How to be comfortable running in public: part 4

Where to run

Consider where you’re running.  Some places will make you feel more comfortable than others.  Run where you feel comfortable.  Here are some ideas.

1. Runner-friendly areas

I do sometimes feel a little self-conscious in my neighborhood, especially in inclement weather (people will stare or offer me a ride) or when my neighbors are having a party, but once I get to the bike path/running trail, I feel right at home.  Even if I’m struggling, breathing hard, and badly dressed, I feel okay on the trail because there are so many other runners and cyclists.  On the other hand, as a beginner, you might feel more self-conscious around other runners, so you would avoid the trail.

Other runner-friendly areas to seek out or avoid, depending on your feelings, include parks (especially those with hiking trails) and the high-school track (check on availability, but usually residents can use it anytime the students aren’t).  Runner-friendly environments are nice if you’re doing speed workouts.  I feel stupid sprinting up the same hill over and over, right in front of someone’s house.  But no one thinks anything of it if you’re on a trail.


2. City streets

I also like to run on busy streets (as long as there are sidewalks and not too many stoplights).  I like the traffic noise, and for some reason I feel less conspicuous.  Lots of people see me, but none of them see me for very long.  If someone I know drives by, he or she will have a hard time recognizing me.  Still, it’s a large enough audience that I’ll be ashamed to give up and walk home.  In that sense, a little self-consciousness can be helpful.  Busy roads (with sidewalks) also feel safer to me.  If some weirdo grabs me, there are a lot of witnesses.  If I collapse, someone will see.

3. Country roads

Many runners love the solitude and the view.  I hate country roads because of all the unleashed farm dogs.  But I understand the appeal.  We lived for a year in the middle of a business park, surrounded by offices and distribution centers, but nothing else.  I loved running there because it was just me and the semi trucks.  If you live in town, you can drive to such a place.  There won’t be any sidewalks in the country, of course.

4. The short loop

Another good option is to run a short loop in an out-of-the-way place, as long as it’s safe.  Last spring, I lived in a neighborhood that wasn’t good for running, so every day I just crossed the street and ran sixteen laps around an old cemetery.  It was nice because there was no one to impress.  You can run laps around a small park, or even around your backyard.  If you’re worried about getting bored, well, yes.  That’s a concern.  I have a high tolerance for boredom, and it still bothered me sometimes.  You could run with music if you wanted.  I would memorize things and then recite them as I ran.  I also did a lot of speed work, just to keep things interesting.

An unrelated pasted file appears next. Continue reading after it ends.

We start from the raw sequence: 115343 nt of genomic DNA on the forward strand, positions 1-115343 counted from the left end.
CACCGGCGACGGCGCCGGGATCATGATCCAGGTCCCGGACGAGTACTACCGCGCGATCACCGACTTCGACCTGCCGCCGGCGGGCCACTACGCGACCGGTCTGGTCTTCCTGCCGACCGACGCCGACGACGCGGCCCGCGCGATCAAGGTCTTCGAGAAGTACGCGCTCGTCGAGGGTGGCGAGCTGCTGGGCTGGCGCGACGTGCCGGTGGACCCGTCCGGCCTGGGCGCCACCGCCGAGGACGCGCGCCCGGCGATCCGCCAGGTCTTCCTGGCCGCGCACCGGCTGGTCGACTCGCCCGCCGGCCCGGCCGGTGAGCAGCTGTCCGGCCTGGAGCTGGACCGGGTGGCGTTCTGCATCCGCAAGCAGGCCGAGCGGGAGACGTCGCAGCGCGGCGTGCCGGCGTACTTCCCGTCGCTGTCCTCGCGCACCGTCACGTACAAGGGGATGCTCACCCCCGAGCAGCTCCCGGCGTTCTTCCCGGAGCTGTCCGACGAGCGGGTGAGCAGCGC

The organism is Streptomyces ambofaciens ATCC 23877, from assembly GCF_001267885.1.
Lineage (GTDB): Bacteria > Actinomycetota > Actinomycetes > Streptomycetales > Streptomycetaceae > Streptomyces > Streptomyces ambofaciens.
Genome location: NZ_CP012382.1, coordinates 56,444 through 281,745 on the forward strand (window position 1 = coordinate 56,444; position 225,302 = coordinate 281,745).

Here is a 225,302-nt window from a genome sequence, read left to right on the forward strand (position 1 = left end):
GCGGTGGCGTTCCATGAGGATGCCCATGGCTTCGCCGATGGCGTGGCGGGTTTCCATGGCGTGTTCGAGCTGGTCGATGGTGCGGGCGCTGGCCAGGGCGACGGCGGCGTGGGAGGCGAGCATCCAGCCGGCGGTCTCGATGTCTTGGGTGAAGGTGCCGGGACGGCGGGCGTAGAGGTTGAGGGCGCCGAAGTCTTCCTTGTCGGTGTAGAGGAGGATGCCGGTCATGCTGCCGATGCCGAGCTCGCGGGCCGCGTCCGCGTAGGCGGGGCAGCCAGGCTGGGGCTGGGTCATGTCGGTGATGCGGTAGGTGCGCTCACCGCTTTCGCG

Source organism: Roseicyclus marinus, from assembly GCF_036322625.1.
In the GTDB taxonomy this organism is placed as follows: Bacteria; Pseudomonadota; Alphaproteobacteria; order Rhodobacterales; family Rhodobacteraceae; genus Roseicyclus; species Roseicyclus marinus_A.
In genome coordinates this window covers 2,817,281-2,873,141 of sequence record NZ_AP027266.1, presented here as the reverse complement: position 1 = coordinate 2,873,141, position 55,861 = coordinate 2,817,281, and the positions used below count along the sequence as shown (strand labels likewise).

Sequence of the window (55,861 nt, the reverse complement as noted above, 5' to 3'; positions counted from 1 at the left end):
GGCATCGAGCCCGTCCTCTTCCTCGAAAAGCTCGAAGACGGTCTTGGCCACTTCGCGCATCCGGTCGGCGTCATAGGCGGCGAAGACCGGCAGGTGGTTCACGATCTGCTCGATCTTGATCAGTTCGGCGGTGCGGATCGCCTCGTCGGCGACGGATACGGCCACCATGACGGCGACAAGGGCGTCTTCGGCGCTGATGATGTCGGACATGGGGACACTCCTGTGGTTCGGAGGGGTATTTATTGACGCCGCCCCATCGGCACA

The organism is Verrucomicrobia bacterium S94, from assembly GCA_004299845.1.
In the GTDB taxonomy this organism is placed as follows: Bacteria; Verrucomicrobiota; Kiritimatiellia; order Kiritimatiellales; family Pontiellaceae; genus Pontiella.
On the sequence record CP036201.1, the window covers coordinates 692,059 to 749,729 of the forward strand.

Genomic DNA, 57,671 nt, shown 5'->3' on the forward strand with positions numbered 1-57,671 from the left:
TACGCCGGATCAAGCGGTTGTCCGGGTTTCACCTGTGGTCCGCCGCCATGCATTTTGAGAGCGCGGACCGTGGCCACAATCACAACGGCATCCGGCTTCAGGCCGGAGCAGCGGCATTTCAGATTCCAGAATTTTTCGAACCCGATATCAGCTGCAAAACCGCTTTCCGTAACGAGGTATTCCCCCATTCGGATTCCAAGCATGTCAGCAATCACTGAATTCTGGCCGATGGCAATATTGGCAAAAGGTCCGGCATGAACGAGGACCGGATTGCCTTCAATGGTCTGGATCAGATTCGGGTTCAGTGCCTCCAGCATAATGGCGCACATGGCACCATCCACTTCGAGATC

The bigger problem with the short loop is that it’s really easy to give up and go home, since you’re never far from the start/finish.  On the other hand, you can push yourself harder without worrying about making it home.  One more lap is never too difficult.  If you take the short loop approach, make sure you don’t run the loop in the same direction every time.  That’s bad for your running mechanics.


I actually feel least comfortable running around my own neighborhood.  I do it anyway because it’s practical, but be aware that you don’t have to step out your front door and run around the block while your neighbors watch.  There are options.  It is okay if you have to drive a short distance and run somewhere else until you feel more confident.

I have big plans to talk about safety in other posts, but I must say it here as well.  You really should not run the same route at the same time every day.  It is not safe to be so predictable.  Yes, your family will know when and where to start looking, but this can be more safely accomplished by varying your route and letting someone know just as you’re leaving where you’ll be and for how long.  If you live alone, call someone and let them know.  It sounds silly, but even if this person doesn’t live in town, he or she will wait for the phone call saying you’re back, and that’s something.  Don’t do all this via Gmail chat, though, okay?  Just, don’t.  
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